America’s jobless crisis is far from over. Thursday’s Department of Labor report hammered that point home: Another 1.4 million Americans filed for first-time unemployment benefits last week, marking the first increase in initial claims in 16 weeks.
The weekly first-time claims peaked at 6.9 million in the last week of March and fell continuously until last week, when the trend reversed. Economists had predicted claims would remain steady this week at 1.3 million, the same amount as in last week’s report.
Nearly four months after the Covid-19 pandemic ravaged the health of Americans, their economy and their labor market, the upswing in economic data is tapering off.
A resurgence in infections and a rollback of reopening plans in several states is making it difficult for people to re-enter the labor force following the pandemic lockdown – and it could derail the vulnerable US economic recovery.
Stripping out seasonal adjustments, the number of initial claims is slightly lower than the adjusted figure, but it still rounds up to 1.4 million. During normal times, the seasonal adjustments help smooth the data, but during the pandemic it has been less helpful.
On top of regular claims for unemployment benefits, nearly 1 million people across 49 states applied for pandemic unemployment assistance, a program Congress rolled out as part of the government’s Covid response. It provides benefits to workers who aren’t typically eligible, such as freelancers and the self-employed. The program stands to expire at the end of the year.
Some news was less dire. Continued claims, which count people who have applied for benefits for at least two consecutive weeks, slipped to 16.2 million, down by more than 1 million from the week prior. The continued claims number trails the first-time applications by one week. So an uptick in the continued-claims number over the next few weeks could be a bad sign for the job market recovery.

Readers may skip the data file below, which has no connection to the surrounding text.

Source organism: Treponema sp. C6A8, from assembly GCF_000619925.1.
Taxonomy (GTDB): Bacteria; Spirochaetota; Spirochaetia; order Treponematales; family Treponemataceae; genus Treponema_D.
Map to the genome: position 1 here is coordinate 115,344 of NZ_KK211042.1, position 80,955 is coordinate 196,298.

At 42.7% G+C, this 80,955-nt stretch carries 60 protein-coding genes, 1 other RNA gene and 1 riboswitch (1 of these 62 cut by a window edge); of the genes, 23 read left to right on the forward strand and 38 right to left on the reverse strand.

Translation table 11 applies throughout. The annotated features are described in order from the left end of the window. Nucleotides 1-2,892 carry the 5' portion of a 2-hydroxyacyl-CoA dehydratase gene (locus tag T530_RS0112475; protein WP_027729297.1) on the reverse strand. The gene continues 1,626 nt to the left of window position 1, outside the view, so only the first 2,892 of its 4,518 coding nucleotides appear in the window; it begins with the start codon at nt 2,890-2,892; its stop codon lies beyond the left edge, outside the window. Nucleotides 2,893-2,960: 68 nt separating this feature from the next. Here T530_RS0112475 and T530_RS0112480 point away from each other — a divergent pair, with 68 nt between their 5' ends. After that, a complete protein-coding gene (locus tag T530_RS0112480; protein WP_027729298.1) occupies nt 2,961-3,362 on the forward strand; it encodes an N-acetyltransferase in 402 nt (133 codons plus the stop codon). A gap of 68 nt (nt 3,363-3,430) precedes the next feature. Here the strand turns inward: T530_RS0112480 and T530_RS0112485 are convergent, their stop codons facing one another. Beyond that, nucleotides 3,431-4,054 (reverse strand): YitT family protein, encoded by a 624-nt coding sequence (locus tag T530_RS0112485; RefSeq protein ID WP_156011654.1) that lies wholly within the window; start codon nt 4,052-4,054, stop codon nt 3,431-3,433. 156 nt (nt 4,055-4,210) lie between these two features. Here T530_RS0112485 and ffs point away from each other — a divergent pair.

Another major concern is the expiration of Washington’s $600 weekly boost to unemployment benefits. It’s technically set to end July 31 – but in reality this week is the last that the extra benefits will be paid out, because payments are provided for weeks ending on a Saturday or Sunday. July 31 falls on a Friday.
“The rising unemployment claims are a deeply concerning sign as the $600 weekly unemployment benefits soon expire for tens of millions of unemployed Americans,” said Glassdoor Senior Economist Daniel Zhao in emailed comments.
An estimated 25 million Americans are receiving the extra payments on top of their state unemployment benefits, and it’s pumping an additional $15 billion into the economy, according to The Century Foundation, a progressive nonprofit think tank.
Jobless Americans say the bigger checks are helping them to pay their rent, buy medication and put food on the table for themselves and their families. State benefits on their own typically replace only 40% of wages. Plus, they argue, there are few jobs to be had as the nation contends with another surge in coronavirus cases.
Lawmakers are looking at a range of options. Democrats would like to continue the $600 weekly boost into 2021 and included such a provision in the House relief bill passed in May.
But businesses are worried that they are having trouble bringing workers back because the Congressional boost pays many recipients more than they made while employed.
Looking ahead, Senate Republicans and White House negotiators reached a deal for parts of the next stimulus package on Wednesday. The White House also raised the possibility of a short-term extension of the unemployment benefits to buy time to find a broader agreement, but the leadership of Senate Republicans rejected the idea.
Phil Mattingly, Lauren Fox and Ted Barrett contributed to this report.